At Campton Place in San Francisco, Richard Dean knows that a commercially common, affordable wine can still make for an inspired pairing. With a pairing style that goes “directly to the main focus of the dish,” Dean matches Chef Srijith Gopinathan of Campton Place’s delicate Spring Vegetable Salad with a light-bodied Albariño. This particular grape is crisp yet minerally, ideal to pair with the crunchy textures and bright flavors of the salad. And Albarino is the most widely used commercial varietal in Spain. By taking advantage of the competitive Albariño market in Galicia, Dean can offer the best pairing value for the diner and avoid the pitfalls of cheap, poorly-made blends.

Take a look at the list and tips from the sommeliers for more ideas.

Wines are not ranked in any particular order. Prices are based on the mean retail price per bottle.

1. Coalescence, Shinn Estate, North Fork, Long Island 2009 $13
Sommelier Pascaline Lepeltier of Rouge Tomate – New York, NY
Pairs well with: Rouge Tomate’s Spring Pea Salad “à la Française,” Tendrils, Spring Onion, Carrot, Guanciale, and Banyuls Vinaigrette
“I like the freshness of the peas and their subtle notes of sweetness. In this dish, my chef is playing with different varieties of peas. The intense floral aromas of the wine (freesia, lilac, lemongrass) go with the “greenness” of the peas, their notes of fresh mint and the impression of sugar. And the softness of the wine, due to the ripeness of the grapes, will be perfect to pair with the Banyuls vinaigrette and the guanciale. It is a pairing both in texture and aromas.”

2. Domaine de la Grange Tiphaine, Riage Tournant, Touraine, France 2009 $12
Sommelier Pascaline Lepeltier of Rouge Tomate – New York, NY
Pairs well with: barbecue, most spring dishes
“You have an incredible delicacy and freshness, but with flesh.”

3. Château L’Aulée Crémant de Loire, Chenin Blanc, Loire Valley, France NV $18
Sommelier Mark Bright of Saison – San Francisco, CA
Pairs well with: cheese, sandwiches, picnic food

4. Martin Codax Albariño, Rias Baixas, Galicia, Spain 2008 $13
Sommelier Mark Bright of Saison – San Francisco, CA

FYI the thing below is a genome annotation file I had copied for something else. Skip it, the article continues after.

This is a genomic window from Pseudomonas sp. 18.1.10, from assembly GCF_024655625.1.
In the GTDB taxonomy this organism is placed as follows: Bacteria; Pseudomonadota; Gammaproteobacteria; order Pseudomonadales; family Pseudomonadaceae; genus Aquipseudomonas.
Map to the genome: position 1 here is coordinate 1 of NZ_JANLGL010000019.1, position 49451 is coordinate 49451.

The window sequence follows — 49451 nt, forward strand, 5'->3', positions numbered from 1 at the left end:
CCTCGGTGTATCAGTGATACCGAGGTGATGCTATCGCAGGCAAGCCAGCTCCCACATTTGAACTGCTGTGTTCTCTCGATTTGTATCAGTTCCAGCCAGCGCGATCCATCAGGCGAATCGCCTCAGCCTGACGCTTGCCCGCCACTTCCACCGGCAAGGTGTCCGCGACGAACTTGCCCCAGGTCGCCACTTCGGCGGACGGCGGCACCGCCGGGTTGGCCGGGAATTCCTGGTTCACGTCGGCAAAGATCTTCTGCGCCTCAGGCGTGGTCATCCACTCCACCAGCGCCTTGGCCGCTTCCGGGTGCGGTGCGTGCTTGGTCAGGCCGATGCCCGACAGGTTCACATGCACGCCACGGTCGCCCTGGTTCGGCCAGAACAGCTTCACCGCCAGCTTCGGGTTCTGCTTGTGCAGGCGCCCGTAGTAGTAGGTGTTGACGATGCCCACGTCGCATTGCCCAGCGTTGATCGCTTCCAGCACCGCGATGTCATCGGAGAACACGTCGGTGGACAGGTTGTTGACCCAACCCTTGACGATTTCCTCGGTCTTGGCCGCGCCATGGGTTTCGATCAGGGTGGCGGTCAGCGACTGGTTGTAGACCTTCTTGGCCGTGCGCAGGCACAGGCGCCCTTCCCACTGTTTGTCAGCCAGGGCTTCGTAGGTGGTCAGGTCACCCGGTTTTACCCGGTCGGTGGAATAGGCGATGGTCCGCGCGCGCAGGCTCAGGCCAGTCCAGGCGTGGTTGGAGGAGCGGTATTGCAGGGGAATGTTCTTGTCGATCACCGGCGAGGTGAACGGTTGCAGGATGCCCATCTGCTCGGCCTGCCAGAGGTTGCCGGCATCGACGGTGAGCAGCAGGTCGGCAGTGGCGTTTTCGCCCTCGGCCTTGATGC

Pairs well with: shellfish
“A really affordable Albariño with lots of high-tone fruits and mineral tones.”

5. Bailly-Lapierre Crémant de Bourgogne, Burgundy, France NV $15
Sommelier Mark Bright of Saison – —San Francisco, CA
Pairs well with: oysters, lemon
“This is pretty basic—sometimes the simplest pairings are just the best.”

6. Domaine Champalou Vouvray Sec, Loire Valley, France 2008 $17
Wine Director Andrew Green of Spruce – San Francisco, CA
Pairs well with: Spruce’s English Pea Ravioli with Lemon-Herb Nage
“Wines that work are light bodied, higher in acid, have little to no oak and are aromatic.”

7. Leiwener Klostergarten Riesling Kabinett, Josef Rosch, Mosel, Germany 2007 $19
Wine Director Andrew Green of Spruce – San Francisco, CA
Pairs well with: salads, light appetizers

8. Côte de Brouilly, Château Thivin, Beaujolais, France 2008 $19
Wine Director Andrew Green of Spruce – San Francisco, CA
Pairs well with: poultry, salads

9. Domane Wachau Grüner Veltliner, Wachau, Austria 2008 $14
Sommelier Alan Murray of Masa’s – San Francisco, CA
Pairs well with: Masa’s White, Green, and Purple Asparagus with Easter Egg Radishes, Pea Sprouts, Périgord Truffles, and Asparagus Jus
“Inexpensive, delicious, and a perfect pairing.”

10. Botani Moscatel Seco, Malaga, Spain 2008 $13
Sommelier Alan Murray of Masa’s – San Francisco, CA
Pairs well with: lamb